Friday, February 22, 2013

why the open face?

I hadn’t lived with my father since I was six.  It’s not that I didn’t know him, it’s just that I knew well enough to know that trying to assimilate him into our house, he with his bachelor routine of timely meals, crosswords puzzles at lunch and Fox news for dessert, was not going to be easy on a good day.  And he hadn’t had a good day in a long time.

My three boys were busy with their homework, friends and teams and were not quite aware that I spent my days trying to console and counsel their grandfather.  They knew he was in town, knew he arrived suddenly, and my oldest, the most protective of the bunch, was angry that I was in pain.  He was starting to ask me questions, starting to wonder when I was going to leave well enough alone.   And my youngest, then seven, would cry about my seemingly constant absence. 

“You just saw him yesterday.  Why do you have to go again?”

I couldn’t tell him that it was because his grandfather was a mess.  I couldn’t explain that he up and left his life with only two shirts, a pair of socks and his passport in a duffel bag.  He wouldn’t understand that I couldn’t trust the words that might come out of his mouth, painful, biting and ugly.  I would have loved to embrace my elder as they do in other cultures, other homes, to bring him in to our house and let his wisdom enlighten my children, but at this time in my father’s life, it was I who had to muster up the wisdom, the reverse psychology to get him to eat a meal or wash his clothes.  I had to find the courage to help and the sage-like foresight to let some of the responsibility to still be his.

This was no easy task.  Yet as a sandwich, we all face it - the struggle of the balance between respecting who they were to us and who they are on the verge of becoming.   And, courtesy of Father Time, our children are on the verge of "becoming" as well.

Some days my sandwich is an open faced mess.

Thursday, February 7, 2013

step back

My father has always referred to himself as a child of the depression.  Born in 1938, he was, in fact, a child of the recovery, but his mindset has always been one of frugality and rationing.  Couple that “a penny saved” outlook with a lifetime of skepticism and what you’ve got is a man who, not unlike other older folks who have been in rent controlled apartments or who have “just always lived there,” lived in an apartment in someone’s house for nearly twenty years without a lease.  He’s from the days where a handshake and a person’s word were good enough to make a business deal.  Unfortunately, that doesn’t translate to today’s thirty page lease agreements and financial disclosure paperwork required by most apartment companies.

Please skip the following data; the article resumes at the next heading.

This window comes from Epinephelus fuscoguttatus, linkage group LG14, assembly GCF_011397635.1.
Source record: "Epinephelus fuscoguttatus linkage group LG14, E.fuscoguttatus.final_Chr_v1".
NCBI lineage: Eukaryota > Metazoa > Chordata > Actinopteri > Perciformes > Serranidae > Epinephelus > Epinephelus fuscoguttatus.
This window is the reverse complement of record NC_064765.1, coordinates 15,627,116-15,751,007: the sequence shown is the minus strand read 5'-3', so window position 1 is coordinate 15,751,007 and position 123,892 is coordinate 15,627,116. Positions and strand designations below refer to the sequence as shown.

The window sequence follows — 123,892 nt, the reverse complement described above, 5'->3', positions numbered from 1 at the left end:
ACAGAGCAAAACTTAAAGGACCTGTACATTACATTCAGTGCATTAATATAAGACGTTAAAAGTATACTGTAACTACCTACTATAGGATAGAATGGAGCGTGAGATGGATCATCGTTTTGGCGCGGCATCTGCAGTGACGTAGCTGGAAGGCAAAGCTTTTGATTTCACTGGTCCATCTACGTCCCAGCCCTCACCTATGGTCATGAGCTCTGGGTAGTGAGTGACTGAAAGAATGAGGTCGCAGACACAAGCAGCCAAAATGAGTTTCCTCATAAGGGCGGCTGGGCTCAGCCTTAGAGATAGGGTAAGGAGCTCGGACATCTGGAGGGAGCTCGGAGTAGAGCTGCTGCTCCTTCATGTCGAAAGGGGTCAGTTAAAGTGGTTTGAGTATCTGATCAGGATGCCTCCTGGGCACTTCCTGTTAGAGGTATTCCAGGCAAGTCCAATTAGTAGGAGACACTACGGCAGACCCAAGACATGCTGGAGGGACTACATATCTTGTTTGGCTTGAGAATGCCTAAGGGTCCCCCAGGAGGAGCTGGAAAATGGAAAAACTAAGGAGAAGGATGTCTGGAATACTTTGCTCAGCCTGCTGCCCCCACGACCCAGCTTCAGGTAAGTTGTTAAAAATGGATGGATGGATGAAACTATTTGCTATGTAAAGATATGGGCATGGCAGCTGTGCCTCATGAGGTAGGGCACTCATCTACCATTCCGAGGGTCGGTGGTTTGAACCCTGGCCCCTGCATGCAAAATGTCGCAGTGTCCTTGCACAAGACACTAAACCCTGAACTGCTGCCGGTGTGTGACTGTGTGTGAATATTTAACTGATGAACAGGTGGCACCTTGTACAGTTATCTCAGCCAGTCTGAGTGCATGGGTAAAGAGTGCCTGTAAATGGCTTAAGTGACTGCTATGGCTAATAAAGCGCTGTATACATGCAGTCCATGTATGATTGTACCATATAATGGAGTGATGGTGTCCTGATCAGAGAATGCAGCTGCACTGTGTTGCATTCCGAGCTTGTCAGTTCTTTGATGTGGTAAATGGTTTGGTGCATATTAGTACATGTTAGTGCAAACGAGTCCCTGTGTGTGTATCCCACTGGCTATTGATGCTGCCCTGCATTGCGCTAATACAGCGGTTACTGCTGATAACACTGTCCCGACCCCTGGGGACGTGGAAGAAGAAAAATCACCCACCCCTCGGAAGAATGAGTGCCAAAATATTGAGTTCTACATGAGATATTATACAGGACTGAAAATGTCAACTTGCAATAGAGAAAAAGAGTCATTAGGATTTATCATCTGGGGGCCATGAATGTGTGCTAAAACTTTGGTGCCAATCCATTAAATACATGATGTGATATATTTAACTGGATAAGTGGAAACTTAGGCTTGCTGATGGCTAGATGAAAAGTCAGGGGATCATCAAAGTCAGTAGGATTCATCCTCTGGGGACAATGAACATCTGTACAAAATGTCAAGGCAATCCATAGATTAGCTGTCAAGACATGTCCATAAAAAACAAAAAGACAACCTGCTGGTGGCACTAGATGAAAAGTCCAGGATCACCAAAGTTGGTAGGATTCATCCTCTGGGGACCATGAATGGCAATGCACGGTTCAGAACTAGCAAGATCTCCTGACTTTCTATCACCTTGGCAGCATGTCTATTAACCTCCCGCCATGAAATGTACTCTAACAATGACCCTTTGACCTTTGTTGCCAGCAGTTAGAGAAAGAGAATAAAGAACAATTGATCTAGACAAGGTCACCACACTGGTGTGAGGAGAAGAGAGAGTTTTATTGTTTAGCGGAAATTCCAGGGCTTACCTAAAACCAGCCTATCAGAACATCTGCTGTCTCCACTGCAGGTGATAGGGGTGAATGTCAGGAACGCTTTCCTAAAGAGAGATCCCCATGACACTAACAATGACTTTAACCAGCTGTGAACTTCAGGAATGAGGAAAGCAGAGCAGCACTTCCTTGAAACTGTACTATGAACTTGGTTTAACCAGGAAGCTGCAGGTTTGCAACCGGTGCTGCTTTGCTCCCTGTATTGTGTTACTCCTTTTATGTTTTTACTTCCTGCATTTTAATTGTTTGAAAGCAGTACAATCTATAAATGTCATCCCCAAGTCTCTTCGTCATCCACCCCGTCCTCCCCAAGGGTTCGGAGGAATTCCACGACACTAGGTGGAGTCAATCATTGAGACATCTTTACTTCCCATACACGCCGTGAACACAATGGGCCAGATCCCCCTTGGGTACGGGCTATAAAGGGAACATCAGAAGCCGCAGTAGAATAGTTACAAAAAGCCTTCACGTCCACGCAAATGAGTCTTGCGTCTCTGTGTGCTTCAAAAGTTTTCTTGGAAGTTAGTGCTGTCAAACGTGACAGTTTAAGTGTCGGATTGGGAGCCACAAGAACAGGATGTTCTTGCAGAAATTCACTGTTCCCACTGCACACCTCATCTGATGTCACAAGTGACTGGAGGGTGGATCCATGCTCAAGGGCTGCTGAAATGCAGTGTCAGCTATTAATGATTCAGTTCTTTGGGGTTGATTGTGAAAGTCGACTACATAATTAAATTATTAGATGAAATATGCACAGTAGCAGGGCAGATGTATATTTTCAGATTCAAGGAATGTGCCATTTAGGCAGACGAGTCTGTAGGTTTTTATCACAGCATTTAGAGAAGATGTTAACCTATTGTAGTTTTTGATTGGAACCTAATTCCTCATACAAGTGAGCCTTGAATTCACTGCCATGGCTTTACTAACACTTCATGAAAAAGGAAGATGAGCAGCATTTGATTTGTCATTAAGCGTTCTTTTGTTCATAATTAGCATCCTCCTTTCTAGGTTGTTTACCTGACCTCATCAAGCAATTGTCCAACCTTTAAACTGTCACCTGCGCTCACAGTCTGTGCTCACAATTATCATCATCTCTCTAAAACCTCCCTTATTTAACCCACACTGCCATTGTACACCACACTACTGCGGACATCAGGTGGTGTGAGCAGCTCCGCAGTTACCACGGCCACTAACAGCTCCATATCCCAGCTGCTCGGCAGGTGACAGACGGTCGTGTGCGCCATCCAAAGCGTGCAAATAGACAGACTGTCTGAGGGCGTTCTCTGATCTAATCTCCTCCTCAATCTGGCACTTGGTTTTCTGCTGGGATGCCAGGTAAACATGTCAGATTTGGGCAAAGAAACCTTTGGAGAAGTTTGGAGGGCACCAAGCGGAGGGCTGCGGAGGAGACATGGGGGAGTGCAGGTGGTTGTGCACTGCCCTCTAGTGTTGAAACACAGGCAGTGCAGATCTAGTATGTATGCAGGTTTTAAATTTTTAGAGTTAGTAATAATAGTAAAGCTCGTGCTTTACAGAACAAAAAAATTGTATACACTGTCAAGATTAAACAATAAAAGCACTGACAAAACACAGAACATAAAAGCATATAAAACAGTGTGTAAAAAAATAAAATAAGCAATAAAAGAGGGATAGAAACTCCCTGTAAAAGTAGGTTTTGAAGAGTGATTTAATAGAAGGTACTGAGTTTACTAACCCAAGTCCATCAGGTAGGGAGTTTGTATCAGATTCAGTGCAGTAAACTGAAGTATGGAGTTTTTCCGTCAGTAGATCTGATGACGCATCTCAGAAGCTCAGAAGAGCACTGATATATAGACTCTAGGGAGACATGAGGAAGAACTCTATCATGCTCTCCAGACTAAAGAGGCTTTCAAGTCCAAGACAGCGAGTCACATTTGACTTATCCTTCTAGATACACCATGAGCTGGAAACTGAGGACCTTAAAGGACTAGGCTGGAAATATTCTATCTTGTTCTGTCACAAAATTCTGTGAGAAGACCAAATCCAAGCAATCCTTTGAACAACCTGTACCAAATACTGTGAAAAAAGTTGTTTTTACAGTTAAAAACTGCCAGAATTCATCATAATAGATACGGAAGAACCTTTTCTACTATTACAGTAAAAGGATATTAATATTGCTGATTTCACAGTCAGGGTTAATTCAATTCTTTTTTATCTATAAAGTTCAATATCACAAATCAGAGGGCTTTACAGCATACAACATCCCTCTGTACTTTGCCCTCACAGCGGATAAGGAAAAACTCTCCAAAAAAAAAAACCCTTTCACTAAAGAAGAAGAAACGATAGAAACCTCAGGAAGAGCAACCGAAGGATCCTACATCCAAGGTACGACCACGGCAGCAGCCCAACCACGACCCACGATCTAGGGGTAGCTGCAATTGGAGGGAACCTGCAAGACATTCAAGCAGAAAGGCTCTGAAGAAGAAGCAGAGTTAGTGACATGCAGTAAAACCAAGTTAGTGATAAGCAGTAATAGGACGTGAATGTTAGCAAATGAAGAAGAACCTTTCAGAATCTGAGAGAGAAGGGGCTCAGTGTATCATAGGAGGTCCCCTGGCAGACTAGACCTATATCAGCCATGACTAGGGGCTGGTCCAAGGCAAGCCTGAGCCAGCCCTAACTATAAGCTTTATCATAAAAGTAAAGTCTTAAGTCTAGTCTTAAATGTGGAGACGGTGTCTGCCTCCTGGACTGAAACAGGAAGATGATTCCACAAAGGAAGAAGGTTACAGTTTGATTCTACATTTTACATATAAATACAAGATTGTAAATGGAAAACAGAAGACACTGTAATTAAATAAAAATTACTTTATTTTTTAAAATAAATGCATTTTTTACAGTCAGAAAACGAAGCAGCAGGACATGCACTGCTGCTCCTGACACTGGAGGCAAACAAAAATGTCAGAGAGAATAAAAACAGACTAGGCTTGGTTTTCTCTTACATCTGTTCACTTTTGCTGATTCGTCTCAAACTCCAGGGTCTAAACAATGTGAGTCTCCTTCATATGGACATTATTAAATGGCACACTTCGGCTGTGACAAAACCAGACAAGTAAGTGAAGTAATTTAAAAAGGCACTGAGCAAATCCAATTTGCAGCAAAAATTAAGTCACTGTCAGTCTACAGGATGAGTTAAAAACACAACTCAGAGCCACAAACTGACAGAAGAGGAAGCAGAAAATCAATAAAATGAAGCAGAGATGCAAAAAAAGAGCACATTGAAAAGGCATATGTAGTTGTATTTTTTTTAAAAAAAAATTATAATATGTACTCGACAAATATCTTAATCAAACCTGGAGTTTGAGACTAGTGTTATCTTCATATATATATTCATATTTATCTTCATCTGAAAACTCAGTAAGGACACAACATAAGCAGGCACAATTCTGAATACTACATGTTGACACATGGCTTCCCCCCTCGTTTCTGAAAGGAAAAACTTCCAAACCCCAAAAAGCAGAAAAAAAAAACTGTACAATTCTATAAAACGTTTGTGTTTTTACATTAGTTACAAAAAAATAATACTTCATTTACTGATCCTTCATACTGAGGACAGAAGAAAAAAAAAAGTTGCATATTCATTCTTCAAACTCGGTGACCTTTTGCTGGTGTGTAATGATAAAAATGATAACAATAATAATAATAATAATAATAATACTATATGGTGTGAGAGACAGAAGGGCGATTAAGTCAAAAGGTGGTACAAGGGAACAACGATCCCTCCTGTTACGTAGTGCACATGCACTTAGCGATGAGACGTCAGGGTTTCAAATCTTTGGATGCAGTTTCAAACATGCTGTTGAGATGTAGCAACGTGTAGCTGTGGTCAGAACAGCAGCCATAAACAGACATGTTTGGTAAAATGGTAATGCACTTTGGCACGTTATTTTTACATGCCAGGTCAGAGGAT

I had to get my father a place to live.

When I asked him about his plans, his intentions, what he envisioned for himself, he said he was staying here, that he was never returning to New York.  He had made a rash decision, if it was a conscious decision at all, to get on a plane and come to my house, but he was going to live with it.  What that meant, of course, was that the consequences of his actions became mine.  And I had to find him a place to live.

There are two apartment complexes in town, neither of which was up to his standards.  One is newer construction with screened in porches and a large pool and the other a bit older, sturdier, and closer to my house.  Both are sufficient.  Neither, of course, would do.  He wanted to live as he had, in an apartment without a commitment of a year or more, without people with dogs, cats, kids and cars missing mufflers.  He wanted to be left alone and yet he wanted to be taken care of. He was in regular contact with his landlord in New York but refused to tell them he was not returning. No option was taken off the table, yet nothing was there from which to choose.  He was a mess and, quite frankly, so was I.  Learning to change roles was difficult, particularly without warning.  I went from daughter to care-giver, solver of problems, fixer of things, jumper of conclusions.  I was always trying to stay one step ahead of what might come next, trying to fix the unfixable before I even knew what it was.  I lived my life as one giant “what if.”

What if he leaves again?

What if there is something really, really, wrong?

What if I can’t get him an apartment?

What if he disappears?

What if he refuses to sign a lease?

What if he needs more than I can give?

I was a wishy-washy, grasping at straws kind of care-giver in the beginning, primarily because I had no idea how to care for him.  No diagnosis had been given, no illness identified.  There was just this man who I felt I hardly knew, who had arrived at my house without a plan, who clearly needed help.  The one thing I knew in my heart was that I could not let him move into my house.  And that was tragic.

Tuesday, January 29, 2013

step one

It was imperative that I get my father to a doctor.  And as if we weren’t facing challenging enough circumstances, this is where things got more difficult. 

Florida, Arizona, the South Carolina low country and Northern California wine country – all places retirees are commonly found.  They leave their chillier climes for promises of sunshine and bliss and often spend years enjoying just that.  But as our parents age and their needs become greater, they often find themselves returning to familiar towns and cities, drawn to adult children or long-time friends.  It’s called reverse migration and while it was not my particular set of circumstances, this moving of the aging from one place to another can get muddy.